The Big Issue : Edition 545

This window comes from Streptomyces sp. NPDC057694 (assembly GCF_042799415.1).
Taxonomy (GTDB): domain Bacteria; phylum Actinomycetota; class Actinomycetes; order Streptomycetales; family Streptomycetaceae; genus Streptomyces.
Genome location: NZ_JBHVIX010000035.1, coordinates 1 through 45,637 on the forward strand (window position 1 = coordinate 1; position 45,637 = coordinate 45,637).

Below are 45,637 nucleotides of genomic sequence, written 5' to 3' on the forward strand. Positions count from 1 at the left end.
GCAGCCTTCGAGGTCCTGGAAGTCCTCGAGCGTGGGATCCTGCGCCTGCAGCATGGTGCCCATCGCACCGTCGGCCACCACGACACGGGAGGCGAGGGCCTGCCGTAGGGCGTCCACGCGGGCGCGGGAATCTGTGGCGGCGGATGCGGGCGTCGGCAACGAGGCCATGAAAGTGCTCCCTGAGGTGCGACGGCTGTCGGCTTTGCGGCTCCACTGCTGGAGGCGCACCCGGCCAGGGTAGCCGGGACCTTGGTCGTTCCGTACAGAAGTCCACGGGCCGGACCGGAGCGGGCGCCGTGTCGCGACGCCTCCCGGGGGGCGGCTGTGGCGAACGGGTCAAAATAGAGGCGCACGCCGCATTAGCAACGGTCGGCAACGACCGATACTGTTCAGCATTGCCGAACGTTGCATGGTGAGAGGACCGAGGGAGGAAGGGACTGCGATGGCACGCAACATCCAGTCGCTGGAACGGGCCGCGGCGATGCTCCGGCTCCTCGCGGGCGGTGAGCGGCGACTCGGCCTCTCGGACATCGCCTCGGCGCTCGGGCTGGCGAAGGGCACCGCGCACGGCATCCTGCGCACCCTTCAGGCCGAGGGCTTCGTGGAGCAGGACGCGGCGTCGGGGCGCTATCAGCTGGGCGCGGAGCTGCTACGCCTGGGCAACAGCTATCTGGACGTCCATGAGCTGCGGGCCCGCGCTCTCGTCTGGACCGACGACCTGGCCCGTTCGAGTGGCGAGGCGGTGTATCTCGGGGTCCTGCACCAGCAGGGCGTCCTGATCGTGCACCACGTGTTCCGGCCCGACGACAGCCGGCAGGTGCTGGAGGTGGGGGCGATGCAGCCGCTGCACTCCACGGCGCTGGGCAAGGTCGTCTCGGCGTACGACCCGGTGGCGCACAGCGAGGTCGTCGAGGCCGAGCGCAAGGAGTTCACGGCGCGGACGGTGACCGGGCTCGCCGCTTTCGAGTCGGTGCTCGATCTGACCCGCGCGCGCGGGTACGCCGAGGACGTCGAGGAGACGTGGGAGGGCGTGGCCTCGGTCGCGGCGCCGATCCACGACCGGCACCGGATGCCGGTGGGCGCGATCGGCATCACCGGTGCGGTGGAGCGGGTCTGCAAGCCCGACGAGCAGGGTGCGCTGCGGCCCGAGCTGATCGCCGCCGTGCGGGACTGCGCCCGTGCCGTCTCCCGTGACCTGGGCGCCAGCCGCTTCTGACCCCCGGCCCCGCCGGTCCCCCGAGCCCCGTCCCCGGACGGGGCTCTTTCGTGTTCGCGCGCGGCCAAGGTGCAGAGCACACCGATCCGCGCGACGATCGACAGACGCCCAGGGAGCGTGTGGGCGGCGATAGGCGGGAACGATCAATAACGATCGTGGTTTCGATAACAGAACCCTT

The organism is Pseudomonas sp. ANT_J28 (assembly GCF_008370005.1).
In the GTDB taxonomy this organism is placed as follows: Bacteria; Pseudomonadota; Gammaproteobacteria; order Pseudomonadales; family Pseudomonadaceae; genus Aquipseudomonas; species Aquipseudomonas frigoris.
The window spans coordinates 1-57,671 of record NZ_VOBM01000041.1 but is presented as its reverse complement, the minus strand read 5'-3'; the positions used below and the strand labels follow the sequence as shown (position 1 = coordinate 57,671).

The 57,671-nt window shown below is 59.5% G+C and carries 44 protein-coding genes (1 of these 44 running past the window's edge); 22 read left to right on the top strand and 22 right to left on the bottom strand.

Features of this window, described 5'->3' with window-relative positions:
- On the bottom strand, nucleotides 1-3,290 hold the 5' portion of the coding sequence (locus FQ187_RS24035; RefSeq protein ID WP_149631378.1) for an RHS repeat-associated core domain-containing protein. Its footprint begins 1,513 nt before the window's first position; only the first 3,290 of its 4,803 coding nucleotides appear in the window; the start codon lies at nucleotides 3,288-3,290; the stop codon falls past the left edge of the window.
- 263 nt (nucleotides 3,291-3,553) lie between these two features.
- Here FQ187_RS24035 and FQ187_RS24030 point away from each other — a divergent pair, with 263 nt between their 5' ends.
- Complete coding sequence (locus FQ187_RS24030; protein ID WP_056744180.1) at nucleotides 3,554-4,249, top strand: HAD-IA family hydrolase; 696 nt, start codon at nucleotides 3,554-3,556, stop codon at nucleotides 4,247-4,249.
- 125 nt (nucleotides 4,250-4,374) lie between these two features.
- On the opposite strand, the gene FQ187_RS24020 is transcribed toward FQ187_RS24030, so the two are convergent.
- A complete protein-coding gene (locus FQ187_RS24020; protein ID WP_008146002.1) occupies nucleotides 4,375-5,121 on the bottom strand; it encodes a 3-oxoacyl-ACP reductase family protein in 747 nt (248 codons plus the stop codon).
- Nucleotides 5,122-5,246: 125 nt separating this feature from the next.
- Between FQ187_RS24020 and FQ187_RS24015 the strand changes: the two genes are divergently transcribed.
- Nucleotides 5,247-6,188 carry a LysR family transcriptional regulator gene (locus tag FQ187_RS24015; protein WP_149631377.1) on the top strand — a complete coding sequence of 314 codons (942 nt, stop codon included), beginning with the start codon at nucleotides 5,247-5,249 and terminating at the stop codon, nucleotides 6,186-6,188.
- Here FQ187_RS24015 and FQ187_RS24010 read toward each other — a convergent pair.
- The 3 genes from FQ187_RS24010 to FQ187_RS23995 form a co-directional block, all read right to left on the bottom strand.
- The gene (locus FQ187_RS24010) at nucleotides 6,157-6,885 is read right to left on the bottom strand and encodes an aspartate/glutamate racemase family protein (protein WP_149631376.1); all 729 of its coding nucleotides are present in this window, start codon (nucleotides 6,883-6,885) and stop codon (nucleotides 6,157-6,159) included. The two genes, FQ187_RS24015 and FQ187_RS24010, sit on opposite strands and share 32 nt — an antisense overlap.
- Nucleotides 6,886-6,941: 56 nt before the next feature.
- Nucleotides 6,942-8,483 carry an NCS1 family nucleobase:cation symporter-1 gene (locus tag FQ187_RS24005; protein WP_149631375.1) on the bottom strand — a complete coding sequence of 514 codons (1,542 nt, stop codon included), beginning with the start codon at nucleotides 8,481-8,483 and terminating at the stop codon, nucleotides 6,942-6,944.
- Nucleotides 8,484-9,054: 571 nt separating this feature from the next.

28 THEBIGISSUE8–21SEP2017 ILLUSTRATIONSBYLUCIEVERETT THERE IS A buzz in the air when I arrive at the Williamstown Life Saving Club on Saturday morning. I am here for my regular ocean swim with the Mussels, but today the buzz is more than the usual frisson and nervous bonhomie my fellow swimmers and I increasingly experience as Melbourne’s winter deepens and the water gets colder. Apparently two southern right whales had been sighted off the beach the day before and – who knew? – perhaps they were still out there. Not only that, but legendary ocean swimmer Chloë McCardel had been in the clubrooms earlier, and was now out in the waters training for her attempt to do a quadruple non-stop crossing of the English Channel, to go one up on her 2015 triple crossing. Today’s workout for Chloë is eight hours in the 11°C water without a wetsuit. Last seen she was heading towards Point Cook. I’ve never met Chloë but I feel a connection. Easter 2010 I was swimming with my cousins between the heads at Bondi while she was swimming back and forth, in training for her first Channel double crossing. A member of her support team gave us Easter eggs. Now, seven years later and training for a quadruple crossing (which ultimately flounders), I feel like I’ve come on the journey with her. There is much said about the health benefits of cold-water swimming. It is claimed that it will boost your immune system, burn calories, improve circulation, treat depression, even increase libido. I don’t know how much of this has been proven and I don’t care. For me it feels good. It’s invigorating. When I join the crew in Williamstown I usually swim for an hour and cover up to three kilometres, sometimes more. For the rest of the day (after I warm up) I feel fantastic, from both the exertion and the cold. The Mussels group has grown from when I first joined four years ago. The six or so regular swimmers grew to more than 50 last summer. Even in the middle of winter, there are still 15 to 20 swimmers fronting up each Saturday. More and more are donning their wetsuits. For weeks I’ve been in the full kit – wetsuit, hood, booties and gloves. But there are some who continue to eschew wetsuits and have pledged to swim on through, bare back so to speak. It seems ocean swimming has become all the rage. Once, it was the domain only of a few hardy souls – usually groups of barrel-chested octogenarian “icebergers” who every so often would be featured in feel-good segments of the evening news on wet, midwinter, slow news days. Now there are ocean swimmers of all ages CHLOË AND THE WHALES TONY KELLY IS GETTING BACK INTO THE SWIM. IN WINTER.